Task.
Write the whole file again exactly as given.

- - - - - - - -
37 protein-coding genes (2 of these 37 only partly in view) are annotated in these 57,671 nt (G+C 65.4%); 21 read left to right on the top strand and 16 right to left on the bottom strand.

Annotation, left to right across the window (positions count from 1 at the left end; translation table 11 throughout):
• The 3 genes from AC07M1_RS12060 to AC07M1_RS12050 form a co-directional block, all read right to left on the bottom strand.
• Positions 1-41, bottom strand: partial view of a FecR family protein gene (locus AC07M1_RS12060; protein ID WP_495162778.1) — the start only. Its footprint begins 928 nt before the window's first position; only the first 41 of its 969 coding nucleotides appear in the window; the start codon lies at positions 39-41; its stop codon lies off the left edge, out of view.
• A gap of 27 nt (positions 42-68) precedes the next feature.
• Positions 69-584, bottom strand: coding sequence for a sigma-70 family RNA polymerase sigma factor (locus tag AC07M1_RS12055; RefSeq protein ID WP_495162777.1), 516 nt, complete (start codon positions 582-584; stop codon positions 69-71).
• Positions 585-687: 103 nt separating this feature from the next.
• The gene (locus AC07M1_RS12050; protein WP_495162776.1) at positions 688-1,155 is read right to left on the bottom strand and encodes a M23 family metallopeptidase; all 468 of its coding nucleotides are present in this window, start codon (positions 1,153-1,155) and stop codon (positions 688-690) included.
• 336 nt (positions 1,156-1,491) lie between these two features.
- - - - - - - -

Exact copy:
37 protein-coding genes (2 of these 37 only partly in view) are annotated in these 57,671 nt (G+C 65.4%); 21 read left to right on the top strand and 16 right to left on the bottom strand.

Annotation, left to right across the window (positions count from 1 at the left end; translation table 11 throughout):
• The 3 genes from AC07M1_RS12060 to AC07M1_RS12050 form a co-directional block, all read right to left on the bottom strand.
• Positions 1-41, bottom strand: partial view of a FecR family protein gene (locus AC07M1_RS12060; protein ID WP_495162778.1) — the start only. Its footprint begins 928 nt before the window's first position; only the first 41 of its 969 coding nucleotides appear in the window; the start codon lies at positions 39-41; its stop codon lies off the left edge, out of view.
• A gap of 27 nt (positions 42-68) precedes the next feature.
• Positions 69-584, bottom strand: coding sequence for a sigma-70 family RNA polymerase sigma factor (locus tag AC07M1_RS12055; RefSeq protein ID WP_495162777.1), 516 nt, complete (start codon positions 582-584; stop codon positions 69-71).
• Positions 585-687: 103 nt separating this feature from the next.
• The gene (locus AC07M1_RS12050; protein WP_495162776.1) at positions 688-1,155 is read right to left on the bottom strand and encodes a M23 family metallopeptidase; all 468 of its coding nucleotides are present in this window, start codon (positions 1,153-1,155) and stop codon (positions 688-690) included.
• 336 nt (positions 1,156-1,491) lie between these two features.